"Mueller? Mueller?" "Anyone? Anyone?"
Okay, now that’s out of the way, let’s try this. We are facing a grave constitutional challenge. It has to do with Special Prosecutor Robert Mueller seeking to question President Donald Trump under oath on anything he damned well wants to, then punish him if, in Mr. Mueller’s opinion, President Trump has lied or evaded.
This has to be one of the worst ideas of all time, if it’s true. Here’s why: We only have one president at a time. He’s elected by the voters and the electors in the 50 states. Once he’s elected, he’s a busy boy. He has a government to run. Foreign nations to stand up to (sometimes wrongly, as in trade). Judges to nominate. A nation to urge on to greatness. He’s the boss. He’s the top law enforcement official in the country.
If a special prosecutor can throw his motions and lawsuits into the gears of government and take the president’s time and energy so that he cannot do his work, then essentially the prosecutor has become the president. He is really the puppet master controlling the strings that make the president move, run, rise, and fall.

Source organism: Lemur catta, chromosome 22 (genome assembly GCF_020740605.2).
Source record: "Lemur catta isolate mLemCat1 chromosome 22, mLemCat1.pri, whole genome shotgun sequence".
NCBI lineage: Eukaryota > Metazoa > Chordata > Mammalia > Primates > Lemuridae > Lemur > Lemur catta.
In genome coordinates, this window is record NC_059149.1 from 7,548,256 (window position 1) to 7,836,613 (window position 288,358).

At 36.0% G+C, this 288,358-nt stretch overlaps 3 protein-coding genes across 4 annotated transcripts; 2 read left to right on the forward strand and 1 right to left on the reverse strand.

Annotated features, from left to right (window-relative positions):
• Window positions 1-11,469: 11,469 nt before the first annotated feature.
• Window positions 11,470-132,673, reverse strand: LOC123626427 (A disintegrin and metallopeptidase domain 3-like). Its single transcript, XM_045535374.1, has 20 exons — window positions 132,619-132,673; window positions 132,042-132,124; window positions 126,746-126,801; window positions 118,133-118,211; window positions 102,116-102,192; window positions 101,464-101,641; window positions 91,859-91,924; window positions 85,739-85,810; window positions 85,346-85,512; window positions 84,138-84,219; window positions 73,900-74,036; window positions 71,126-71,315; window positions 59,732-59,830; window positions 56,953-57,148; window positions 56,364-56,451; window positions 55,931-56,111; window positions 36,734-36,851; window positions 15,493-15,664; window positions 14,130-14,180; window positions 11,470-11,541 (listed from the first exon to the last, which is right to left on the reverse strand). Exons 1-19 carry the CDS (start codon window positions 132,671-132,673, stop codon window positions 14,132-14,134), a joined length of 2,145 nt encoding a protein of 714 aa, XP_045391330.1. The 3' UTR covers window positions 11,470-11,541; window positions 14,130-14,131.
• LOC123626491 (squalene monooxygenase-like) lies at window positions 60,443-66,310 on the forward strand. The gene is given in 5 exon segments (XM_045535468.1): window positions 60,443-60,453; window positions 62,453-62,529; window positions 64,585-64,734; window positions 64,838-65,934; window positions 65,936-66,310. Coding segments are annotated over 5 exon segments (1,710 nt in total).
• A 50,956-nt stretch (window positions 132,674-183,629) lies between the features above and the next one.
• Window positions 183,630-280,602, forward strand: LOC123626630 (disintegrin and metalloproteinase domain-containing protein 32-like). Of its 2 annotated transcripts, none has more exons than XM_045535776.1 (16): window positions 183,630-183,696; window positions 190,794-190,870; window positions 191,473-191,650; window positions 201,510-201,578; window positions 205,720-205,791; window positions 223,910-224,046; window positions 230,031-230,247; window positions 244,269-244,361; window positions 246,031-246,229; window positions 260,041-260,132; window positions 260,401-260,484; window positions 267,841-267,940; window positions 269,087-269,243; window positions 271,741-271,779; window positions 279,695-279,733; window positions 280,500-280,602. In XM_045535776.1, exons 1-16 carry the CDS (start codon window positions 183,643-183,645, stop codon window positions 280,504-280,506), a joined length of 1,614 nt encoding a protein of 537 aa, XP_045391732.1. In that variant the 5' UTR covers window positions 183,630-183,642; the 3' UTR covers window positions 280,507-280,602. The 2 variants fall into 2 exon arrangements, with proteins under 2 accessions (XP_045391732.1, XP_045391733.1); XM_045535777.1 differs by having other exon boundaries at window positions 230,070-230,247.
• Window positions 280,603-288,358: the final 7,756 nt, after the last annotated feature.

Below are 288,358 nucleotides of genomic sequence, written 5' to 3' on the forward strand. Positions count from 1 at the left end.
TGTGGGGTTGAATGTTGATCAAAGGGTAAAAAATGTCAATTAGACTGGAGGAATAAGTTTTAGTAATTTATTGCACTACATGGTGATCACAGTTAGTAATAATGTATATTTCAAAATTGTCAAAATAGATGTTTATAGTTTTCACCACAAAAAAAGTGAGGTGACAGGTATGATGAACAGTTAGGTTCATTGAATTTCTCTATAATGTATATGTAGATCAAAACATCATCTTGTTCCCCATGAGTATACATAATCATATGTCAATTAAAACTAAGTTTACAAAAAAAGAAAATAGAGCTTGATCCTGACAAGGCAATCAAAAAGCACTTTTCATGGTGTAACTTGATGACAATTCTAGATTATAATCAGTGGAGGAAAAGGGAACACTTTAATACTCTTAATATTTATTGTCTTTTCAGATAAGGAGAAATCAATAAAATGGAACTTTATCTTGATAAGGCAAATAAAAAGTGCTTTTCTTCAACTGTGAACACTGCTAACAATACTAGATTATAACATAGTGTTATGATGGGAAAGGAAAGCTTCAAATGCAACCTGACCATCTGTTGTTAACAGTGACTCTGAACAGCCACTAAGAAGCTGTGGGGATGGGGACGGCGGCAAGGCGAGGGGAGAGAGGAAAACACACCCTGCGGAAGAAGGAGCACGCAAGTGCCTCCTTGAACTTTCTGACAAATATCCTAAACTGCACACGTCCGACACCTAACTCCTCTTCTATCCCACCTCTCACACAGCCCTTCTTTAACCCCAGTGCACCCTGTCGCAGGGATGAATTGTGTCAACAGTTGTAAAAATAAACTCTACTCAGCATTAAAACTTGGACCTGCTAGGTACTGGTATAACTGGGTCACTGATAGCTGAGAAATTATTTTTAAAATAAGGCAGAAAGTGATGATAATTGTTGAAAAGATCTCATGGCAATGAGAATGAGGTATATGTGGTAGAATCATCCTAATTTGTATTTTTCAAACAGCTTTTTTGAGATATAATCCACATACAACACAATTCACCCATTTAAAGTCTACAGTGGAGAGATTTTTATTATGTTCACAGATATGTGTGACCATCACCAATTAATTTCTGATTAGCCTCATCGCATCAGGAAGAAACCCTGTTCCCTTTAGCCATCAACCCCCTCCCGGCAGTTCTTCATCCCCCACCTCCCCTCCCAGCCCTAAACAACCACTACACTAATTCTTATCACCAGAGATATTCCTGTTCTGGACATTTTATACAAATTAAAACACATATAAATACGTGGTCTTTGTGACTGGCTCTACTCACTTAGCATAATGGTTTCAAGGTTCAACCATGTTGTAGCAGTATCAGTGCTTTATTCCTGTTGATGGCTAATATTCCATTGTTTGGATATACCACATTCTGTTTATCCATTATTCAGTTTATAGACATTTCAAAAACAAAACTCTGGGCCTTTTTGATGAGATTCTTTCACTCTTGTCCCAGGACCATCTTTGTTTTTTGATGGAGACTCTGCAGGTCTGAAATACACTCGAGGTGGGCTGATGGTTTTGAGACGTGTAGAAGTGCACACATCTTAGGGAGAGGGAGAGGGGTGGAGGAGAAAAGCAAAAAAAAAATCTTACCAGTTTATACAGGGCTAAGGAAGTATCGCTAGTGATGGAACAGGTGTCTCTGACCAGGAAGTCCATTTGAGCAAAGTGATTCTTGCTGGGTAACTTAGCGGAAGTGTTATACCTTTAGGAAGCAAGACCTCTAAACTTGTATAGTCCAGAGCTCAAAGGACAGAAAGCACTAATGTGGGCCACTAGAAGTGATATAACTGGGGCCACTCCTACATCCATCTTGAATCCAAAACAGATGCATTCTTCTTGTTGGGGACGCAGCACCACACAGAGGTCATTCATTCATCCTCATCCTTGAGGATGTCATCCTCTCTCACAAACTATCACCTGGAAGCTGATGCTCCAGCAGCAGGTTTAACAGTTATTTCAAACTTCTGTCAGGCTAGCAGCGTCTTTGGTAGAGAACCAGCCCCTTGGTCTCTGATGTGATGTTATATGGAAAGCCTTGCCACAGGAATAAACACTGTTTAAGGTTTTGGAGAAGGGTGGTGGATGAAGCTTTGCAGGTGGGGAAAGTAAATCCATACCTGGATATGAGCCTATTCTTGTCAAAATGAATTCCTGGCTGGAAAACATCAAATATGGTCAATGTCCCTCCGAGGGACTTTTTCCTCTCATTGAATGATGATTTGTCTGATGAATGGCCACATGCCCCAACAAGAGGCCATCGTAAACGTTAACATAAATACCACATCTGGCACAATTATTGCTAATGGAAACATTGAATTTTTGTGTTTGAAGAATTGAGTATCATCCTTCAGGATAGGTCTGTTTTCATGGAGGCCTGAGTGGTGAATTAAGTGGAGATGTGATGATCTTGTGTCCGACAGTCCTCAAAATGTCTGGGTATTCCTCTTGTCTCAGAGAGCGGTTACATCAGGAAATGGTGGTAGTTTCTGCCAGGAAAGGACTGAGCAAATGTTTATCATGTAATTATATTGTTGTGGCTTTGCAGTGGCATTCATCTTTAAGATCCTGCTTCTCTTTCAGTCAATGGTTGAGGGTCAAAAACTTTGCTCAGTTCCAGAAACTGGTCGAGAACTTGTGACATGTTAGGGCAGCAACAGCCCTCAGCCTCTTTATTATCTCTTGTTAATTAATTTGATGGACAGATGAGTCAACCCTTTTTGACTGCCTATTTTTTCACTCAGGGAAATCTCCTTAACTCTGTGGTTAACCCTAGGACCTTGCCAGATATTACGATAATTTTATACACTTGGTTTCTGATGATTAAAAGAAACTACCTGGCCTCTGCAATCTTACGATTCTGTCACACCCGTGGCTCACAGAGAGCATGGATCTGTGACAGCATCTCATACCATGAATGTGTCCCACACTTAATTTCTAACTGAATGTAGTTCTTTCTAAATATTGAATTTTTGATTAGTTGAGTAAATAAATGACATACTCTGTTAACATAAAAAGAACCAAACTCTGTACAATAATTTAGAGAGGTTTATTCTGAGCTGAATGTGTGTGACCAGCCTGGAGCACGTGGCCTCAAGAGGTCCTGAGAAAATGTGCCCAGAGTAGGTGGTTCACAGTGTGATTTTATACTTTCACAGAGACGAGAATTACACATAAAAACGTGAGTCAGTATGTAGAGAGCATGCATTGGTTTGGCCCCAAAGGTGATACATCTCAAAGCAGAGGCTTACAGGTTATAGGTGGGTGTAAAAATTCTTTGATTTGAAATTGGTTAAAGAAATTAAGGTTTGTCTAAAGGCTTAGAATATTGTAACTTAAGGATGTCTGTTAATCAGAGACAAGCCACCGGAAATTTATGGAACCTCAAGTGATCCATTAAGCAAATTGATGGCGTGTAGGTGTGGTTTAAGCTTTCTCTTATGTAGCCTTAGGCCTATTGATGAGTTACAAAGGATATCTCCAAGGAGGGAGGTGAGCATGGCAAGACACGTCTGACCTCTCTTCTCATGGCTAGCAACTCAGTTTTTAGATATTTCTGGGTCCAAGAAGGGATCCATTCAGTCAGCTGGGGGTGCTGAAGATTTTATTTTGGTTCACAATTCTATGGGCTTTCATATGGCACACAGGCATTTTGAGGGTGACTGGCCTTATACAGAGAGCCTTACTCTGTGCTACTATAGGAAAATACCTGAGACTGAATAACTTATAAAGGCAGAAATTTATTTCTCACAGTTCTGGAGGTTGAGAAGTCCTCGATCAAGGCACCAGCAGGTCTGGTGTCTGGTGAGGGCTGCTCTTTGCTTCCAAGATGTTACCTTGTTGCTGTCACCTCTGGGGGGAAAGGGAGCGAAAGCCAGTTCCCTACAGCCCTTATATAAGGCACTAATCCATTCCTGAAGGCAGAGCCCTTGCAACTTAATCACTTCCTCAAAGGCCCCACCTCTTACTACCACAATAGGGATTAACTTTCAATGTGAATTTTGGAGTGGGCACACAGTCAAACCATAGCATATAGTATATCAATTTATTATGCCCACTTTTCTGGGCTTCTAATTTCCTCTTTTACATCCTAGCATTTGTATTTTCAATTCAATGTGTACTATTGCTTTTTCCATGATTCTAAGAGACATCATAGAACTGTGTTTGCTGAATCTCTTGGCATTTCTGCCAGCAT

This is an outrage. The prosecutor is not elected. He’s responsible to no one. He’s responsible only to his ego and his own sense of pride. This gives us an unelected chief magistrate of the nation, so writes Ben Stein in The American Spectator.
Ben Stein is a writer, an actor, and a lawyer who served as a speechwriter in the Nixon administration as the Watergate scandal unfolded. He began his unlikely road to stardom when director John Hughes as the numbingly dull economics teacher in the urban comedy, "Ferris Bueller's Day Off." Read more more reports from Ben Stein — Click Here Now.
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